The 2013 state legislative session took a long time and we faced the threat of a state government shut down, but there were a number of positive outcomes that Washington seniors and their families can be proud of.
This past fall, thousands of AARP members from across the state spoke with then-governor-eElect Jay Inslee on a special telephone town hall, where Inslee promised to increase funding for education but not at the expense of senior services. The budget he just signed does just that.
Hereâ€™s a short list of some highlights and a few disappointments.
Â·Â Â Â Â Â Â Â Â Medicaid was fully expanded, giving 40,000 Washingtonians age 50 to 64 access to the healthcare coverage they need.Â Another 90,000 people is this age group will be eligible for subsidies and tax credits to help them purchase coverage they can afford through the Washington HealthplanFinder, the newly established healthcare marketplace
Â·Â Â Â Â Â Â Â Â More than 100,000 people age 50-plus will have their Medicaid dental benefits restored.
Â·Â Â Â Â Â Â Â Â There were no cuts to the number of homecare hours available to vulnerable adults who wish to remain in their own homes.
Â·Â Â Â Â Â Â Â Â The Kinship Caregiver Program was retained.
Â·Â Â Â Â Â Â Â Â There were no reductions to pensions or health benefits for retired state workers.
Â·Â Â Â Â Â Â Â Â The Office of Public Guardianship was reduced by half.
Â·Â Â Â Â Â Â Â Â There were no new investments in Adult Protective Services/Residential Care Services investigators
Â·Â Â Â Â Â Â Â Â There is no new funding for Complete Streets measures which allow for better navigation of our streets by all users (pedestrians, bicyclists and motorists).
The new budget signed into law also includes the establishment of a two-year Committee on Aging and Disability. This committee will be composed of four legislators from each party and four members of the administration and will convene by Sept. 1. They are charged with identifying key strategic actions to prepare for the aging of the population in Washington. Weâ€™d like to thank legislative sponsors, Sen. Barbara Bailey (R-10th District) and Rep. Steve Tharinger (D-24th District), for their leadership in creating this committee.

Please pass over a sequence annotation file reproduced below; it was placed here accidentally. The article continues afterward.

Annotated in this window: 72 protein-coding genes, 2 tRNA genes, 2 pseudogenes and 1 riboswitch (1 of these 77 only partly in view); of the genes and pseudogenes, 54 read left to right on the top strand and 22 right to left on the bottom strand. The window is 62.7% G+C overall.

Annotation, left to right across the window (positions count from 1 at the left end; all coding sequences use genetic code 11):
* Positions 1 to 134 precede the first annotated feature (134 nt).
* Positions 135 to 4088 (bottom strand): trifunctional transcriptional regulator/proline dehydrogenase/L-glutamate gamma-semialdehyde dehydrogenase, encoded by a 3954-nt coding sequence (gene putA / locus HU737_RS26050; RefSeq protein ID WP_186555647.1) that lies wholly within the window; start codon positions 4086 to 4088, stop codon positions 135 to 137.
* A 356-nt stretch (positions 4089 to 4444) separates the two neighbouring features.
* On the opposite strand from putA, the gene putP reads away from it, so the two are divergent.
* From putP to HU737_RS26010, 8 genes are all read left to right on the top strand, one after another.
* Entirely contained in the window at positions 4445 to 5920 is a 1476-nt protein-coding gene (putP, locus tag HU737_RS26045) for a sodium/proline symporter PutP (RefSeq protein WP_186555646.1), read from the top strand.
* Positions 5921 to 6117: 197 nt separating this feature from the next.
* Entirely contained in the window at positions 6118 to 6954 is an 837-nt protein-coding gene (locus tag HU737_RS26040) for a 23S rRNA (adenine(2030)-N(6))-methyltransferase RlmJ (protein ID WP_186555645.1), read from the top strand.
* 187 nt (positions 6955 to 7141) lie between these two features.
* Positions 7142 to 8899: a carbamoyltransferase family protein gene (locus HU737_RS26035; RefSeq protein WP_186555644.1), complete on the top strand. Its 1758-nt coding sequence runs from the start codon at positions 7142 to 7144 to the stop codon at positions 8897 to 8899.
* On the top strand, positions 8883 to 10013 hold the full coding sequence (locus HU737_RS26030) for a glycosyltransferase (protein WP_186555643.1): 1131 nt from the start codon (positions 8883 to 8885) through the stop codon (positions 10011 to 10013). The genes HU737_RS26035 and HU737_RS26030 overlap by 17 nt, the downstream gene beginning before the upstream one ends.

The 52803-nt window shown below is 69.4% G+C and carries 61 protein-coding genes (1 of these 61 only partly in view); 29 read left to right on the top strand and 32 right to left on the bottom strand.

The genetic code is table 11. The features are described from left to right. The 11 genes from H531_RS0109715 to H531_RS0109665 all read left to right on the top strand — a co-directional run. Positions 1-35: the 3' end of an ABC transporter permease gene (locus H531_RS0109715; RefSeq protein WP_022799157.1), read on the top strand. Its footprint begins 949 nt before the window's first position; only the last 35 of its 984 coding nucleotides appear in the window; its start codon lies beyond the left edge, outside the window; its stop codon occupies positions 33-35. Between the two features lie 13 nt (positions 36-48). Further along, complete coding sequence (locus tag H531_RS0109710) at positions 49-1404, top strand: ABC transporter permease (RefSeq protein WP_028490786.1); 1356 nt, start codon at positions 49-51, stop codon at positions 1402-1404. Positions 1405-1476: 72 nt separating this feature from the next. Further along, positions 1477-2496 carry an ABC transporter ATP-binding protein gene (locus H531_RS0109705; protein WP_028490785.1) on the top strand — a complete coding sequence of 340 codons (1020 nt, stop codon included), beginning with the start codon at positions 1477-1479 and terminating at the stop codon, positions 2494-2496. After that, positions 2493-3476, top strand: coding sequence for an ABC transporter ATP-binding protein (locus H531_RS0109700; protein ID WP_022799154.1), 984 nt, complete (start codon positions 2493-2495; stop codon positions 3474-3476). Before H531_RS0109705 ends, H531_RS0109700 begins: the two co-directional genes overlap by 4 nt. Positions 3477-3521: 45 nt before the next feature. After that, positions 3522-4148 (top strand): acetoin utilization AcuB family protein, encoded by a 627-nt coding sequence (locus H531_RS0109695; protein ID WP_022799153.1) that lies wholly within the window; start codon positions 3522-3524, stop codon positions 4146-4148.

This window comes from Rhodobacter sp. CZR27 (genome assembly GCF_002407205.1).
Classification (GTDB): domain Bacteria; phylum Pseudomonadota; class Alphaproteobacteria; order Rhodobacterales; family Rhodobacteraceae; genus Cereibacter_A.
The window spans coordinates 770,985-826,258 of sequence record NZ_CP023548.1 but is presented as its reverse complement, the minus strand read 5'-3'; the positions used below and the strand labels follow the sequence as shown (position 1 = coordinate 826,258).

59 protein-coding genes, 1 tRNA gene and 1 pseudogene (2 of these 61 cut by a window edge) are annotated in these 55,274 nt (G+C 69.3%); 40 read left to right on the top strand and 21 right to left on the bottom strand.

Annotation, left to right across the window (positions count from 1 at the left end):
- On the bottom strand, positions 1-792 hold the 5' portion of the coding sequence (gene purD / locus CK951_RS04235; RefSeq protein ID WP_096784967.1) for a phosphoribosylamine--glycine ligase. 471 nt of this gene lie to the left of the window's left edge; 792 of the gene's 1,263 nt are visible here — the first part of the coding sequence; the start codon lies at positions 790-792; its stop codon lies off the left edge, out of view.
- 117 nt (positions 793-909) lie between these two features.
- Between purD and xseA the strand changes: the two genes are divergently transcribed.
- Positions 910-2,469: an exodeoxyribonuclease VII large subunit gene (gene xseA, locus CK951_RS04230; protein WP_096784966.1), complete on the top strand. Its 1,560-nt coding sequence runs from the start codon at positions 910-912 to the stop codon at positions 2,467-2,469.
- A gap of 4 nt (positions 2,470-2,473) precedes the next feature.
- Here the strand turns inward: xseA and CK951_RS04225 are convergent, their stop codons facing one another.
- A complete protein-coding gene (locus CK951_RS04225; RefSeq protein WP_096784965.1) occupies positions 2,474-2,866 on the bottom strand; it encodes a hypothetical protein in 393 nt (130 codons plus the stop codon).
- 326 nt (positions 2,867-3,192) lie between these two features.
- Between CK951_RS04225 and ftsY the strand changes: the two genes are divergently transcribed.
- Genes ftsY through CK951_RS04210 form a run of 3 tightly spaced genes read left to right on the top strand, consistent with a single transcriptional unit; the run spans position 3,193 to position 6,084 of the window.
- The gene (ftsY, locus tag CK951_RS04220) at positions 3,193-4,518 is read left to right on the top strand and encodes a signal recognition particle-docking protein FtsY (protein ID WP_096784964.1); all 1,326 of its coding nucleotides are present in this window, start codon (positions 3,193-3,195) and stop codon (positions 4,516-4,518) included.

Hereâ€™s a short list of successful bills that AARP supported because they will protect our members and their families. Visit our state website at www.aarp.org/wa for more detail on each of these measures.
Â·Â Â Â Â Â Â Â Â Long Term Care Insurance Consumer Protections, SB 5216
Â·Â Â Â Â Â Â Â Â Adult Family Home Resident Protections, SB 5630
Â·Â Â Â Â Â Â Â Â Neighborhood Safe Speeds, HB 1045
Â·Â Â Â Â Â Â Â Â Medication Access for the Uninsured, SSB 5148
Â·Â Â Â Â Â Â Â Â Protections for Vulnerable Adults, SB 5510
Legislators failed to engage in meaningful discussion about structural tax reform and did not agree to close any of a long list of tax loopholes proposed by the governor and House Democrats.
They did however, take action on two tax measures, including an estate tax fix (Bracken Decision) HB 1920 and a telecommunications tax parity bill ESSHB 1971. Together, these two actions raised $269 million and, along with the better-than-expected revenue forecast, helped lawmakers close the gap and end their budget stalemate.
The final budget also included ESSB 5882 which included a number of new tax breaks benefiting interests such as honey bee keepers, dance clubs and more, but notably also included new tax exemption transparency and accountability measures, including clear definitions of the intent, measureable outcomes and expiration dates for all new or extended tax preferences.
The other key measure of progress on this front was the defeat of SB 5895, which called for an arbitrary spending limit on all non-education spending. AARP strongly opposed this bill which, if passed, would have triggered deep cuts in vital public services critical to all generations.
Thank you for your support and involvement this legislative session. The phone calls, e-mails and personal contacts you make with your elected lawmakers makes all the difference.
(Ingrid McDonald, who wrote this article, is an AARP advocacy director)